Holden T. Maecker, PhD, Research Professor, Microbiology & Immunology, Stanford University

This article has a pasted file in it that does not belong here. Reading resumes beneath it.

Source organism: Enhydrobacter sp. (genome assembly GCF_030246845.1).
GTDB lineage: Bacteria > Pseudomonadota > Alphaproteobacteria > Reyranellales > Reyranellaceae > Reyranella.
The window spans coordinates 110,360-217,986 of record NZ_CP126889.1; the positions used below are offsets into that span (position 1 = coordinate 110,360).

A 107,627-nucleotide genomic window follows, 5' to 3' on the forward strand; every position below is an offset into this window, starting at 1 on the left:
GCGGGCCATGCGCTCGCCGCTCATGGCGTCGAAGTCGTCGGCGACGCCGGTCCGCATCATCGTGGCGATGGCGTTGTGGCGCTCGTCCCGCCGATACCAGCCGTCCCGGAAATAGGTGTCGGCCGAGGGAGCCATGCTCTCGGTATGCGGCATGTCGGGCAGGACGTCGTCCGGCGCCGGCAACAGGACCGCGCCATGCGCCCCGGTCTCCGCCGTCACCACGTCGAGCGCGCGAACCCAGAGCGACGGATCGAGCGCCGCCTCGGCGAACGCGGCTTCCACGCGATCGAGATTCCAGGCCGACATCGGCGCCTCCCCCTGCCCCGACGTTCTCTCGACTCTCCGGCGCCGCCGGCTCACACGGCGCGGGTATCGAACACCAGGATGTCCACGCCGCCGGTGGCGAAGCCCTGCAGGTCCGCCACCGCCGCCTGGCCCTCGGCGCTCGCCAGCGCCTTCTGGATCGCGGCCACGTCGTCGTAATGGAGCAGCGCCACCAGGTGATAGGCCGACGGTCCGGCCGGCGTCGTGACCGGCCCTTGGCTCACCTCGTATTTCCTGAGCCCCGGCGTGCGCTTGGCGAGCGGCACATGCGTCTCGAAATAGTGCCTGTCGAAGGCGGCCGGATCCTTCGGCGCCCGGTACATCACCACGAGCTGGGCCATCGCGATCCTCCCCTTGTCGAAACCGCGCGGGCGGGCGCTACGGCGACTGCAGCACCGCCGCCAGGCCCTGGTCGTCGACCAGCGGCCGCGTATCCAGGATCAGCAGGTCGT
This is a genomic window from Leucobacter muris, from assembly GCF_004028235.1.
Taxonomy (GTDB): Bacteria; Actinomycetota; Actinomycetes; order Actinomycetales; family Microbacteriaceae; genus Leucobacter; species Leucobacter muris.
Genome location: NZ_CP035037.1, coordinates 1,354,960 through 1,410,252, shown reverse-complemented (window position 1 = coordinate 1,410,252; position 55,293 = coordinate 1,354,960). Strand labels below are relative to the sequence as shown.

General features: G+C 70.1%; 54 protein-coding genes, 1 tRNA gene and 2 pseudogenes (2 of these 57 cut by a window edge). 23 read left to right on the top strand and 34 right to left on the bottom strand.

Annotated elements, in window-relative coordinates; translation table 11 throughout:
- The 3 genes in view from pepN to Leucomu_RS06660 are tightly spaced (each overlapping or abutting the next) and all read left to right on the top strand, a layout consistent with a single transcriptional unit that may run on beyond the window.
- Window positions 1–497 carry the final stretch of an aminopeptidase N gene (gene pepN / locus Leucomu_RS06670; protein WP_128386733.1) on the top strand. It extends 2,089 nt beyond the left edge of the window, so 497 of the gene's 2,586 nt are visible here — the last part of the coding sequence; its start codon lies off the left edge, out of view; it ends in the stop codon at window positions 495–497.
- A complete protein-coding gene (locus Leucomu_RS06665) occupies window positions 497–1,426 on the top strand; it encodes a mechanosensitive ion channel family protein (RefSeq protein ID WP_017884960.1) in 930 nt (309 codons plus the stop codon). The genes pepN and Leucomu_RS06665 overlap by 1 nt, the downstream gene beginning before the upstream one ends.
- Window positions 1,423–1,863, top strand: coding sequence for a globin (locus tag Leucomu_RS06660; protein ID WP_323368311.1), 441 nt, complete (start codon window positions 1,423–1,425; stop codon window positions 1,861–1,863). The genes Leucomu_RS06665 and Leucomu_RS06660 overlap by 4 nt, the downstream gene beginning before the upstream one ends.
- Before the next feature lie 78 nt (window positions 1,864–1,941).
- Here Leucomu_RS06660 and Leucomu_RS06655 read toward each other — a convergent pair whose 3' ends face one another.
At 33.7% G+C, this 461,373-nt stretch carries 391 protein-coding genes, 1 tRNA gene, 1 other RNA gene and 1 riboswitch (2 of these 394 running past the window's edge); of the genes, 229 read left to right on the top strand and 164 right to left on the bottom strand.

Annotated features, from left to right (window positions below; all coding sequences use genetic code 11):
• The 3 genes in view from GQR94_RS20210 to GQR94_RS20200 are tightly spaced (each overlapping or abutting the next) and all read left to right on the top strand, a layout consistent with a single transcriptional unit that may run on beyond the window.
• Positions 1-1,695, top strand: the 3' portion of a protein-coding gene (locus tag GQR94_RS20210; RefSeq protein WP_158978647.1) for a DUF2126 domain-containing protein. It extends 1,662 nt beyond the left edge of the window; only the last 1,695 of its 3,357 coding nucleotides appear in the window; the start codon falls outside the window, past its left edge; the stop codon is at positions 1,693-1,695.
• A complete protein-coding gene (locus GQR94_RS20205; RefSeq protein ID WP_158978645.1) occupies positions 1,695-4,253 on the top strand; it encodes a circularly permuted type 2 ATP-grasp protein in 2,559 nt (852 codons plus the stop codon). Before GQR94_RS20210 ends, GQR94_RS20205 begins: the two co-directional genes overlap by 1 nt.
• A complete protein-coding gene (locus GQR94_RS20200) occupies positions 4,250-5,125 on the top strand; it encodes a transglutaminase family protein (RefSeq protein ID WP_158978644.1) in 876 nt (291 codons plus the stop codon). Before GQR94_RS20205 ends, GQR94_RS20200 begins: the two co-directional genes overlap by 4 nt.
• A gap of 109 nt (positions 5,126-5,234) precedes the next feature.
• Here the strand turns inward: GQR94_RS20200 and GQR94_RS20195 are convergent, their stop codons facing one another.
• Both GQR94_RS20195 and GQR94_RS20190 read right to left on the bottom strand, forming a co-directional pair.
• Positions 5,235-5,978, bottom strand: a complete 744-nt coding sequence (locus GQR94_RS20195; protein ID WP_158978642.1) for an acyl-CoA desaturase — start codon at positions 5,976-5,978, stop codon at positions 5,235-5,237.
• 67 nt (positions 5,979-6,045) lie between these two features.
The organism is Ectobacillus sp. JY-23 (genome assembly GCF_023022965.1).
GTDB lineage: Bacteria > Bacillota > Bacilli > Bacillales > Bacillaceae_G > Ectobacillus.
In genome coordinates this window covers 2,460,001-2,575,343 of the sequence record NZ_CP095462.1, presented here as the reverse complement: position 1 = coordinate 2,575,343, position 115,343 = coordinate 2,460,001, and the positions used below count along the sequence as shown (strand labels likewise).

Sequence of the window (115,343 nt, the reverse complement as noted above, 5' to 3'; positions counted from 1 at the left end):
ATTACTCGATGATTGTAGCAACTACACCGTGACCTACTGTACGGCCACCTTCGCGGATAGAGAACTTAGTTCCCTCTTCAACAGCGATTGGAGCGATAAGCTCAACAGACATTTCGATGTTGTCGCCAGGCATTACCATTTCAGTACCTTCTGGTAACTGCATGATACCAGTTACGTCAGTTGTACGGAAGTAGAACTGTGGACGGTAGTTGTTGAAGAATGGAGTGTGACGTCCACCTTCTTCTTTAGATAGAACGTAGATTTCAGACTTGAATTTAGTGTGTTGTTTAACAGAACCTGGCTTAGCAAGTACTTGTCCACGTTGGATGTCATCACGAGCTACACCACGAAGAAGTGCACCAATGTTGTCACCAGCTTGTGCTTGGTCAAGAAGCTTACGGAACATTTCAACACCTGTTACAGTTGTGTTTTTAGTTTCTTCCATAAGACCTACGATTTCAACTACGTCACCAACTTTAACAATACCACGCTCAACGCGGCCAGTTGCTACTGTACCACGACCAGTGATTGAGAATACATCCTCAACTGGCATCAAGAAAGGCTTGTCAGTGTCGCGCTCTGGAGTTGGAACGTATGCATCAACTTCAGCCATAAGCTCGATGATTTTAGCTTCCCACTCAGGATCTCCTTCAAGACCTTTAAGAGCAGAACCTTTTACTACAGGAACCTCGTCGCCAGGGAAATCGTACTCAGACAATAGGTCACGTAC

Our lab is interested in finding blood-based biomarkers that could be predictive of immunotherapy success, for different tumor types and different immunotherapy settings. We use CyTOF mass cytometry, with in vitro polyclonal stimulation, to read out a broad range of cell type frequencies and functions. In two trials involving CTLA-4-based immunotherapy of advanced melanoma, we found CD8+ T cells with a central memory (CM) phenotype, or that are capable of producing IL-2, to be increased in responders compared to non-responders. Because CM T cells are capable of greater proliferation and functional differentiation than more effector-like T cells, their abundance may be one indicator of the ability to mount an effective anti-tumor T cell response. However, in anti-PD-1 treated melanoma patients, we did not find a significant correlation of CM CD8+ T cell frequencies and response. Instead, we found activated NK cells to be increased in responders vs. non-responders, suggesting a possible unexpected mechanism of action of PD-1 through NK cells. We anticipate that, while CM CD8+ T cells may be important for anti-tumor T cell immunity generally, and for CTLA-4 based therapy in particular, there will be other blood-based predictive biomarkers unique to certain immunotherapy agents.